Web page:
Forests are amongst the most biologically-rich terrestrial systems. Together, tropical, temperate and boreal forests offer diverse sets of habitats for plants, animals and micro-organisms, and harbour the vast majority of the world’s terrestrial species. In the past, timber production was regarded as the dominant function of forests. However, in recent years this perception has shifted to a more multi-functional and balanced view. Today, it is understood that forest biodiversity underpins a wide ranges of goods and services for human well-being. Ecologically intact forests store and purify drinking water, they can mitigate natural disasters such as droughts and floods, they help store carbon and regulate the climate, they provide food and produce rainfall, and they provide a vast array of goods for medicinal, cultural and spiritual purposes. The health of forests and the provision of these and further forest ecosystem services depend on the diversity between species, the genetic diversity within species, and the diversity of forest types. Forests are home to an estimated 60 million indigenous people, who are directly dependent on forest resources and the health of forest ecosystems for their livelihoods. The cultural and spiritual identity of indigenous peoples is often linked to intact primary forests with their rich biodiversity. There are approximately 400 million indigenous people across more than 70 countries, with a high percentage located in tropical areas. They depend on the forest to sustain their ways of life, including their cultures and spiritualities .
The Convention on Biological Diversity recognizes the importance of traditional knowledge, innovations and practices of indigenous and local communities for the conservation and sustainable use of biodiversity and Article 8(j) of the Convention aims to respect, preserve, and promote such traditional knowledge. The Convention also recognizes the interdependence of indigenous and local communities and biodiversity. Forest operations, as well as landscape-level planning, should take into account both the rights and traditional knowledge of indigenous and local communities. The main principle for achieving this is through the effective participation of indigenous peoples and local stakeholders in decision-making and governance processes, on the basis of free, prior and informed consent to any projects, plans or changes that affect their communities, traditional lifestyles, and environment. Many sacred places in nature are associated with indigenous cultures. Although indigenous compose only about 15% of the human population, estimates range from 200-600 million persons depending on definitions and sources, they occupy a much larger percentage of the land in the world, perhaps up to half. Indigenous societies commonly use a wide variety of natural resources for their survival, economy, medicines, rituals, and other purposes. Historical, cultural, and spiritual aspects of the ecology of indigenous societies are grounded in the biodiversity, ecosystems, and landforms in their habitat. Thus, indigenous are most important to consider in exploring the relationships between sacred places, biodiversity, and conservation.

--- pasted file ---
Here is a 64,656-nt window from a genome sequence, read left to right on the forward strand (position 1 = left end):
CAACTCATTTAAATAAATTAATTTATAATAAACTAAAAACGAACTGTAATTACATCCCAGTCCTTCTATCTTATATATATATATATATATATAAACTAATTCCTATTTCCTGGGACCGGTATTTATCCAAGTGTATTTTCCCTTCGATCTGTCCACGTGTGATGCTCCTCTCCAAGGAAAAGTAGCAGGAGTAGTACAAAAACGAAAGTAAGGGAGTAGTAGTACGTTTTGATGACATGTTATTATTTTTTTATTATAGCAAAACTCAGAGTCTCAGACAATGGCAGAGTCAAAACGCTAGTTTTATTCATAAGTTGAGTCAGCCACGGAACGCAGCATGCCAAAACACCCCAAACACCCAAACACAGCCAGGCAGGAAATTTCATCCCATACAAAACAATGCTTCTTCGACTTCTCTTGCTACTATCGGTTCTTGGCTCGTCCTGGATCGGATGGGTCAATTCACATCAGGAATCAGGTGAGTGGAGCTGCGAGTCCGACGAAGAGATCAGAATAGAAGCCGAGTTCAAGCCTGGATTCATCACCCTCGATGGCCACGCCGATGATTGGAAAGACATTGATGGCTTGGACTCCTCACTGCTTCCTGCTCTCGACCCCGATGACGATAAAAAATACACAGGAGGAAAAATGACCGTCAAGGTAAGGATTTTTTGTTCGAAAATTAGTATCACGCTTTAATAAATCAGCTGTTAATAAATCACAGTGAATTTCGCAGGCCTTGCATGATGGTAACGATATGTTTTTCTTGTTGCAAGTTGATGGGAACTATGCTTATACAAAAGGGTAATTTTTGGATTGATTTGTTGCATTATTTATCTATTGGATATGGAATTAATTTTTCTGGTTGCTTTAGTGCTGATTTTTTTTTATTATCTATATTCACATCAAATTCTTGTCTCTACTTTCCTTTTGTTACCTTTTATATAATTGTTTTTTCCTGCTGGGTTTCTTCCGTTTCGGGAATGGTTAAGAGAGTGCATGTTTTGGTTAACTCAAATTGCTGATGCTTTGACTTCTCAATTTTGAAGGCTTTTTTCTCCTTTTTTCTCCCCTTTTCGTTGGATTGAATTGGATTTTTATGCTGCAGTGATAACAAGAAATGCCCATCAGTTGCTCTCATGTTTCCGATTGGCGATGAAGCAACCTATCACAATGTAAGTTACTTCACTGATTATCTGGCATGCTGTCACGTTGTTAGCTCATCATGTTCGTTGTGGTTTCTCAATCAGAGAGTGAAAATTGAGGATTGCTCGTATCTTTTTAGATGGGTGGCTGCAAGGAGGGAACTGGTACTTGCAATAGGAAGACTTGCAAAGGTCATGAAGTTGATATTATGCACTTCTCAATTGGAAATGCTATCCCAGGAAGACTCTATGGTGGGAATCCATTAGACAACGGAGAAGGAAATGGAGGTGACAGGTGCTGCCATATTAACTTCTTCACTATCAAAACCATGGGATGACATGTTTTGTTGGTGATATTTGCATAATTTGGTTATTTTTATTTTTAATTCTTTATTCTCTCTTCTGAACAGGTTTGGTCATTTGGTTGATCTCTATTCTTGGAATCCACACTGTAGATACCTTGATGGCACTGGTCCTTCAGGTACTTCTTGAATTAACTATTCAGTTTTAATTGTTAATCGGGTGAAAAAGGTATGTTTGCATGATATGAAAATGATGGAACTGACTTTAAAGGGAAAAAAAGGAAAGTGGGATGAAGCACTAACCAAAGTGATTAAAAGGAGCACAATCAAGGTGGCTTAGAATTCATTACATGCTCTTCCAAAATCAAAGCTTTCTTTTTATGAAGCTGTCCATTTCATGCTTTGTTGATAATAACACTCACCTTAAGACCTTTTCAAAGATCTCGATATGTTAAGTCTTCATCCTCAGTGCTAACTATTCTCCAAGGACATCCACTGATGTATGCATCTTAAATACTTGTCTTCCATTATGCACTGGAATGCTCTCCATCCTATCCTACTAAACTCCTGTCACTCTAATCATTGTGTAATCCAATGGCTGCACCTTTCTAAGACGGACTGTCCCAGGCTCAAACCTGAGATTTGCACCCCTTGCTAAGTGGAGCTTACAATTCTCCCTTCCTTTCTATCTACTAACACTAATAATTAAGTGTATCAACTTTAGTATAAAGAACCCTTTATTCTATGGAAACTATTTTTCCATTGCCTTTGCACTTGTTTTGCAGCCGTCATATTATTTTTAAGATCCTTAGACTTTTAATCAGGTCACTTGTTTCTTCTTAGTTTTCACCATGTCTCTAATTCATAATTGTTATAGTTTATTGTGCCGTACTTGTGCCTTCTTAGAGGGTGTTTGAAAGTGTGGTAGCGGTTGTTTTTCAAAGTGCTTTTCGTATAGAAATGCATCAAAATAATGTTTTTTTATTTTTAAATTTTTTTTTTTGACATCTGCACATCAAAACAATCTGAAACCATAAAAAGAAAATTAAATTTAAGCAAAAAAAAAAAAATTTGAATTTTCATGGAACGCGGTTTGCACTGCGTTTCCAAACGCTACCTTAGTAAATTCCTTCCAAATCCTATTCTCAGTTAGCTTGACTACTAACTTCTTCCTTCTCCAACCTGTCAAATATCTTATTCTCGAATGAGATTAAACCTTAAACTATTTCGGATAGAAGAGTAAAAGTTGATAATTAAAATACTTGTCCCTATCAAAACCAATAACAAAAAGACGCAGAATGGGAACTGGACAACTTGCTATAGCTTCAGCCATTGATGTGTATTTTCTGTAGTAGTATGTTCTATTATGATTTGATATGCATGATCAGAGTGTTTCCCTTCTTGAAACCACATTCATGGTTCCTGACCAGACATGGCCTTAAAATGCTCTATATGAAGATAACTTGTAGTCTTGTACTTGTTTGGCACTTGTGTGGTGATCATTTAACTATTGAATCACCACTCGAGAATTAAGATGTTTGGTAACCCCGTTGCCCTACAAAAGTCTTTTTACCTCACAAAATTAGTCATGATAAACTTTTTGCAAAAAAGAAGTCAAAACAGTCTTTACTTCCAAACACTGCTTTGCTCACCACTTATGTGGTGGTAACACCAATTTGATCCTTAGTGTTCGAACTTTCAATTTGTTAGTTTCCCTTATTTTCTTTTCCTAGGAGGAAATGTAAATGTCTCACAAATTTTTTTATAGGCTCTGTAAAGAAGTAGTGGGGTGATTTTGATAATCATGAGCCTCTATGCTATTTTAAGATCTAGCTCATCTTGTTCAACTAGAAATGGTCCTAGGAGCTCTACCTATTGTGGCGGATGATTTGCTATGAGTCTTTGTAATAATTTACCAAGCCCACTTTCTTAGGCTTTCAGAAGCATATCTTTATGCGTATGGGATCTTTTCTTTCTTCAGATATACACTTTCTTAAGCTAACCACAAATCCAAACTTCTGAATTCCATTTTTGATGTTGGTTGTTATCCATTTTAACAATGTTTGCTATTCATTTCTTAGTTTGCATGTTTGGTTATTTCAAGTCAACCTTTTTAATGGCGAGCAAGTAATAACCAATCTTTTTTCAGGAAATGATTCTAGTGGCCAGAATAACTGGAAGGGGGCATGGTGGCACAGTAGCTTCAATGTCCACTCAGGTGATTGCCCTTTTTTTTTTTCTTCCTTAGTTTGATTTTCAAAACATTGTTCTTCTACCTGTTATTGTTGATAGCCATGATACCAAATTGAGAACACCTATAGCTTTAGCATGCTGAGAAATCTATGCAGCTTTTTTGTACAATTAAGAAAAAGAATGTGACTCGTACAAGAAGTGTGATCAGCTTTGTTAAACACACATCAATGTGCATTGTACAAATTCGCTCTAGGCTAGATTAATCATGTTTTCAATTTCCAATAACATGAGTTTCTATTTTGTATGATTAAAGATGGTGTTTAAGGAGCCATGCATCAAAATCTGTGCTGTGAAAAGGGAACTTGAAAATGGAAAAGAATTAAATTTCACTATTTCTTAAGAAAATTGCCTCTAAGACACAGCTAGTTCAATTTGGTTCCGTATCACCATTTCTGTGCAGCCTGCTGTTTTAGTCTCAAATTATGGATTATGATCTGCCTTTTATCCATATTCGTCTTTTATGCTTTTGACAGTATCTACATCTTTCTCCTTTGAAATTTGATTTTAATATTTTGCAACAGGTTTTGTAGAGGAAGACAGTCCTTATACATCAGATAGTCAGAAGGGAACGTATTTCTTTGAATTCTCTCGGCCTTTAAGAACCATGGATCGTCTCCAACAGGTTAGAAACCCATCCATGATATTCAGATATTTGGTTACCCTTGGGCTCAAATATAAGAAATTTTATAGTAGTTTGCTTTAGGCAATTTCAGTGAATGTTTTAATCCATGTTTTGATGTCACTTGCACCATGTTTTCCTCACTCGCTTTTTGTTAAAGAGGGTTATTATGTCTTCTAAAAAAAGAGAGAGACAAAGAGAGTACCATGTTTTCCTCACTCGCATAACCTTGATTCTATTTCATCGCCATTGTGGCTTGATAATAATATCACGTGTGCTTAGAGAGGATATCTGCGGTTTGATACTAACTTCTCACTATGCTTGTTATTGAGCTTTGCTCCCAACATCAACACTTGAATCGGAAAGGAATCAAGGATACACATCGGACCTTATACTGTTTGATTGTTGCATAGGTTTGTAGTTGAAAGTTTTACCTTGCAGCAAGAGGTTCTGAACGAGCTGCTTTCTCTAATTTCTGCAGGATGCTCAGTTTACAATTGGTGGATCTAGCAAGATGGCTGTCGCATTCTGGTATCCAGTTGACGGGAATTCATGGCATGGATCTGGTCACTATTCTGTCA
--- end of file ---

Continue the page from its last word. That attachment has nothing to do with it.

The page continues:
Sacred places are a new frontier for interdisciplinary research on their own merits and for their relevance for biodiversity conservation. The religious or cultural designation of an area as sacred, especially those which are relatively natural, may either intentionally or coincidentally promote the conservation of its associated biodiversity. Such sacred places can complement national parks and other protected areas established by governments. Collaboration among religious, governmental, scientific, and/or conservation agencies may be desirable for the protection of sacred sites and landscapes.
CHT is the last stronghold of the biodiversity in Bangladesh. Sporadic field visits by some naturalist generates a little information which is more than inadequate to design a plan/program for managing the biota of CHT. A large group of wildlife is extinct from CHT and a long list of wildlife in cue of locally extinction. This forest ecosystem provides a rich wildlife habitat. Among the mammals Elephant (Elephas maximus) is considered as the flagship species for these forests. Locally extinct wildlife is: Bengal Tiger, Rhinos, Peacock, Peafowl, White-winged Wood Duck, Leopard, Bear, Goat Antelope, Wild Buffalo, Hog deer, Swamp deer and Black-Eagle.